Antike, Glanzpunkte der Sammlung griechischer und romischer Kunst aus dem Hause Hessen (Fulda 2005)

Antike, Glanzpunkte der Sammlung griechischer und romischer Kunst aus dem Hause Hessen (Fulda 2005)

On the identification of Nero Iulius and his portrait typology (“Adolphseck-Malibu” type), I agree essentially with Klaus Fittschen (1987) 215-17

Kersauson, K. de. Catalogue des portraits romains I: Portraits de la Republique et d’epoque Julio-Claudienne (Musee du Louvre) (Paris 1986).

Pekary, T. Das romische Kaiserbildnis sopra Staat, Kult und Gesellschaft dargestellt anhand der Schriftquellen (Das romische Herrscherbild 3) (Berlin 1985).

Pollini, J. “Man or God: Divine Assimilation and Imitation sopra the Late Republic and Early Principate,” durante Between Republic and Completare: Interpretations of Augustus and His Principate, edd. K.Verso. Raaflaub and M. Toher (Berkeley 1990) 333-63.

Pollini, J. “The Gioiello Augustea: Ideology, Rhetorical Imagery, and the Creation of verso Dynastic Nararive, durante Narrative and Event per Ancient Art (Cambridge 1993), ed. P.J. Holliday (Cambridge 1993) 258-98.

Pollini, J. From Republic sicuro Completare: Rhetoric, Religion, and Power con the Visual Culture of Ancient Rome (Norman, Okla. 2012).

Richter, G.M.Per. The Portraits of the Greeks I (Ithaca 1965) 109-119; The Portraits of the Greeks (abridged and revised by R.R.R. Smith) (Oxford 1984) 198-204.

Sargent, M.L. and R.H. Therkildsen, “The Technical Investigation of Sculptural Polychromy at the Ny Carlsberg Glyptotek 2009-2010 – An Outline’,” mediante J.S. Ostergaard, ed., Tracking Colour. The polychromy of Greek and Roman Sculpture in the Ny Carlsberg Glyptotek. Preliminary Report 2 (Copenhagen 2010); also online:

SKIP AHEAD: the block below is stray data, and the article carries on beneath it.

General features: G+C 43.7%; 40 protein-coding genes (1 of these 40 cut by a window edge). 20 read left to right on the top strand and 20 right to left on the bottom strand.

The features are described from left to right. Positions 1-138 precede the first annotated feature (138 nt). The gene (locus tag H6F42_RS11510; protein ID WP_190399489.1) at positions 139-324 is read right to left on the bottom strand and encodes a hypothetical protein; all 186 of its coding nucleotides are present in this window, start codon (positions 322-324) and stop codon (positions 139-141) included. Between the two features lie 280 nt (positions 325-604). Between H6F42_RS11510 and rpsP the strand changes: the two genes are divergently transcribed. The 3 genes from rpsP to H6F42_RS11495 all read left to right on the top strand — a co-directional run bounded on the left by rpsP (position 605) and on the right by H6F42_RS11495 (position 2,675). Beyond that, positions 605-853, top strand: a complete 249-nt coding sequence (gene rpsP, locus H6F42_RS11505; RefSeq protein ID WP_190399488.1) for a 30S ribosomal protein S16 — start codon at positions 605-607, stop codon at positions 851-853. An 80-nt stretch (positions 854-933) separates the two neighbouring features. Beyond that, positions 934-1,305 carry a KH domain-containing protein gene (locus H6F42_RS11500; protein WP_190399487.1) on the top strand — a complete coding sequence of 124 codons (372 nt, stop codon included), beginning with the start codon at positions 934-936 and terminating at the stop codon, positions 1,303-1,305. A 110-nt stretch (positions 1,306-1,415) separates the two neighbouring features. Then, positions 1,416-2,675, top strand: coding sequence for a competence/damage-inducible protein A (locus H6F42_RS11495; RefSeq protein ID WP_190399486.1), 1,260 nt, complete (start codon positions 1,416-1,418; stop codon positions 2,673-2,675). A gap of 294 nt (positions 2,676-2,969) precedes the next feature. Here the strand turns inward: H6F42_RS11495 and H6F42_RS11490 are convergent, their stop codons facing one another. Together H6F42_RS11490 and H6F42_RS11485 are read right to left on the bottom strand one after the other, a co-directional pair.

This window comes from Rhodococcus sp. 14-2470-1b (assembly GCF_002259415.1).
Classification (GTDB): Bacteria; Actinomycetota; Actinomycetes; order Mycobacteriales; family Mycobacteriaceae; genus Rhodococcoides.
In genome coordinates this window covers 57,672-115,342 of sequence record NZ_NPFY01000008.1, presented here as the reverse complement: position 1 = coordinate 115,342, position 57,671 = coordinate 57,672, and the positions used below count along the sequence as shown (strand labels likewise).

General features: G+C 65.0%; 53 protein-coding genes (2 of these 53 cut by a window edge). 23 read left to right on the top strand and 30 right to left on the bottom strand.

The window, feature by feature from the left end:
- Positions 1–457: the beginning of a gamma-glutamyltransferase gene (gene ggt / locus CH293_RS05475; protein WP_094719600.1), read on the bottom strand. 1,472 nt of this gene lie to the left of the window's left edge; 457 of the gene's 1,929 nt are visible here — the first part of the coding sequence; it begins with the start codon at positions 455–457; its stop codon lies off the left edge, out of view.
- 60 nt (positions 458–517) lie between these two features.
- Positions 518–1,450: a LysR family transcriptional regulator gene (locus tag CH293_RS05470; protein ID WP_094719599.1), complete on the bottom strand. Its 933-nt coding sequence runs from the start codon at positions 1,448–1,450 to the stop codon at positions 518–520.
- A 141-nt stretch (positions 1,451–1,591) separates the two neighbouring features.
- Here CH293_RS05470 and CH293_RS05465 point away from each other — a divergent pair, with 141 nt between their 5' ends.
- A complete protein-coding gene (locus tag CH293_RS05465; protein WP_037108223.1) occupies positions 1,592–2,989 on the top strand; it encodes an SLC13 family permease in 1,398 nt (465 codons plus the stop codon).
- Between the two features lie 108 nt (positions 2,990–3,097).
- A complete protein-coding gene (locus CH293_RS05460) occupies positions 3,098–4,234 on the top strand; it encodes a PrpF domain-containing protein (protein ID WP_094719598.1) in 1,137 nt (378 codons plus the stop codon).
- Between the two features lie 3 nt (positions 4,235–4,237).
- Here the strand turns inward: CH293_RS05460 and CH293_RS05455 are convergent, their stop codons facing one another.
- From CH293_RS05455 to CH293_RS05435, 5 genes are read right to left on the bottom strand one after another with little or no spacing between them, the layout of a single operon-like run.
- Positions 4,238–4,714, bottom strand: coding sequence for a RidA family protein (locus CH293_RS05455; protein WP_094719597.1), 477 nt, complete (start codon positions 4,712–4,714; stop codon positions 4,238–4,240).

See Chapter VIII, “The ‘Insanity’ of Caligula or the ‘Insanity’ of the Jews? Differences durante Perception and Religious Beliefs,” per Pollini (2012) 369-411. For the confusion between worshiping the Genius or Numen of the living Princeps (emperor) and worshiping the living person, see also sopra this same rete di emittenti Chapter VII, “The Smaller Cancelleria (‘Vicomagistri’) Reliefs and Imperial Julio-Claudian Imperial Altars: Limitations of the Evidence and Problems mediante Interpretation,” 309-68.

See, for example, Wilkinson (2005), especially his excellent concluding chapter (187-94) “Inventing the Mad Emperor, ” and Winterling (2011). For a different point of view, see sopra this symposium Vasily Rudich’s paper, “On the Reputation of Little-Boots.”

There has been little agreement con the past on the cast of characters on this great cameo. See now especially Megow (1987) 202-207 (cat. A 85) pls. 32.5-10, 33.1-5; Boschung (1989) 64-68; Giard (1998); Giuliani and Schmidt (2010).

The closest parallel for the entire fringe of hair of Caligula’s boyhood portrait is that of his father Germanicus on the Gioia Augustea: Megow (1987) 8-9, pl. 6.5-6; Pollini (1993) 268. This Gioia portrait of Gemanicus is his first known portrait type (“Adoption” type), which dates onesto 4 CE. The forking of the hair over the center of the forehead is also preciso be found sopra Germanicus’ third portrait type, the so-called “Gabii” type, most likely created at the outset of the Principate of Caligula (here fig. 4). This portrait type of Germanicus was probably intended to resemble Tiberius’ last portrait type (in my opinion, the “Chiaramonti” type (Type VI; here fig. 3), created around 31 CE), and Caligula’ wapa first type (here fig. 12a-b), created con 37 upon his accession as Princeps. For Tiberius’ “Chiaramonti” type, see Pollini (2005) 59, fig. 2, 66-68, pl. 12.3,4. For the identification of Germanicus and his three portrait types, see especially Fittschen (1987) 205-215: cf. Boschung (1993a) 59-61; Rose (1997) 64-65.

Distinguishing the portraiture of Germanicus (15 BCE-19 CE) and that of his two older sons, Bruno Iulius (ca. 6-31 CE) and Drusus Iulius (ca. 7-33 CE), has been particularly difficult and much debated (see also the following note). Cf. Boschung (1993a) 64-65; Rose (1997) 66-67. Durante my opinion, this type agrees with the portrait of Gelso Iulius on the Grand Camee de France (armored figure in front of Tiberius): See Fittschen (1987) 216-17, fig. 43 (detail). For the Grand Camee, see n. 5 above. A pronounced hooked nose is one of the characteristics of Gelso Iulius’ portrait, which is paired with that of his brother Drusus Iulius on provincial coins of Tiberian date: See especially verso ceinture of Aphrodisias: See Stucchi (1987) 54-55, fig. 1d (senior member of the paired images Nero Iulius on left; minore partner Drusus Iulius on right).